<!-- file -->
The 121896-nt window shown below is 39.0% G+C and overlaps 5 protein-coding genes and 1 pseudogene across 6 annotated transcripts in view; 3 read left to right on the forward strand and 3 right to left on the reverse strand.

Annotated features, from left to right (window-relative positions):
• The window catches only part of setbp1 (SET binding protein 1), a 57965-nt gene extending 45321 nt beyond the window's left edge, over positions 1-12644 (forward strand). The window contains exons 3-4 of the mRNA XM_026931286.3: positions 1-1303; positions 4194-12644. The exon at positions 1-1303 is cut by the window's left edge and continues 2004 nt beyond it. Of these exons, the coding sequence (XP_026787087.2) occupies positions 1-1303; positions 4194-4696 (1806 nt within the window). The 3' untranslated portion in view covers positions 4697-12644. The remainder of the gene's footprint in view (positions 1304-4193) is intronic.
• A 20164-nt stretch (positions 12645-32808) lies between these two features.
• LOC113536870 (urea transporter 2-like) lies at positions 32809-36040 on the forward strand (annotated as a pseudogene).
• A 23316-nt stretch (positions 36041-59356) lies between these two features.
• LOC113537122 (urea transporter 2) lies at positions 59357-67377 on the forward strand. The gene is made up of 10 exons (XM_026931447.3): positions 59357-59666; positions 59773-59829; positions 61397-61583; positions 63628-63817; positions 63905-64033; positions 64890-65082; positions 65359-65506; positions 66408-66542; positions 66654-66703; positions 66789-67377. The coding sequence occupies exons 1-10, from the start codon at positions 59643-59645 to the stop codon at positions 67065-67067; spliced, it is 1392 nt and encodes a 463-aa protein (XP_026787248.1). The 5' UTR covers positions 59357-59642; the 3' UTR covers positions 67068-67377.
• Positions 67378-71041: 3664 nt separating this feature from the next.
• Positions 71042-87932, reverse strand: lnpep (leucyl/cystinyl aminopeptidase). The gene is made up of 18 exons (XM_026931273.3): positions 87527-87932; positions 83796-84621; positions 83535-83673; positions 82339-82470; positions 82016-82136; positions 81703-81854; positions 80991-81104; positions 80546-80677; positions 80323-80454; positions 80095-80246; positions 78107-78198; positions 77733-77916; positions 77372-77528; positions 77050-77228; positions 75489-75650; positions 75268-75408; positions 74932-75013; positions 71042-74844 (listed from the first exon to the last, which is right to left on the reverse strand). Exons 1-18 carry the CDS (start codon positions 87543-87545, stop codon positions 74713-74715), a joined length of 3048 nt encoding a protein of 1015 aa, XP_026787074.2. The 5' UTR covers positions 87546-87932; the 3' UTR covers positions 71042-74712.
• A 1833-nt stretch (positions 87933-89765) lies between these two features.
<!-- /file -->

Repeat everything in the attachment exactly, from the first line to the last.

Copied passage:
The 121896-nt window shown below is 39.0% G+C and overlaps 5 protein-coding genes and 1 pseudogene across 6 annotated transcripts in view; 3 read left to right on the forward strand and 3 right to left on the reverse strand.

Annotated features, from left to right (window-relative positions):
• The window catches only part of setbp1 (SET binding protein 1), a 57965-nt gene extending 45321 nt beyond the window's left edge, over positions 1-12644 (forward strand). The window contains exons 3-4 of the mRNA XM_026931286.3: positions 1-1303; positions 4194-12644. The exon at positions 1-1303 is cut by the window's left edge and continues 2004 nt beyond it. Of these exons, the coding sequence (XP_026787087.2) occupies positions 1-1303; positions 4194-4696 (1806 nt within the window). The 3' untranslated portion in view covers positions 4697-12644. The remainder of the gene's footprint in view (positions 1304-4193) is intronic.
• A 20164-nt stretch (positions 12645-32808) lies between these two features.
• LOC113536870 (urea transporter 2-like) lies at positions 32809-36040 on the forward strand (annotated as a pseudogene).
• A 23316-nt stretch (positions 36041-59356) lies between these two features.
• LOC113537122 (urea transporter 2) lies at positions 59357-67377 on the forward strand. The gene is made up of 10 exons (XM_026931447.3): positions 59357-59666; positions 59773-59829; positions 61397-61583; positions 63628-63817; positions 63905-64033; positions 64890-65082; positions 65359-65506; positions 66408-66542; positions 66654-66703; positions 66789-67377. The coding sequence occupies exons 1-10, from the start codon at positions 59643-59645 to the stop codon at positions 67065-67067; spliced, it is 1392 nt and encodes a 463-aa protein (XP_026787248.1). The 5' UTR covers positions 59357-59642; the 3' UTR covers positions 67068-67377.
• Positions 67378-71041: 3664 nt separating this feature from the next.
• Positions 71042-87932, reverse strand: lnpep (leucyl/cystinyl aminopeptidase). The gene is made up of 18 exons (XM_026931273.3): positions 87527-87932; positions 83796-84621; positions 83535-83673; positions 82339-82470; positions 82016-82136; positions 81703-81854; positions 80991-81104; positions 80546-80677; positions 80323-80454; positions 80095-80246; positions 78107-78198; positions 77733-77916; positions 77372-77528; positions 77050-77228; positions 75489-75650; positions 75268-75408; positions 74932-75013; positions 71042-74844 (listed from the first exon to the last, which is right to left on the reverse strand). Exons 1-18 carry the CDS (start codon positions 87543-87545, stop codon positions 74713-74715), a joined length of 3048 nt encoding a protein of 1015 aa, XP_026787074.2. The 5' UTR covers positions 87546-87932; the 3' UTR covers positions 71042-74712.
• A 1833-nt stretch (positions 87933-89765) lies between these two features.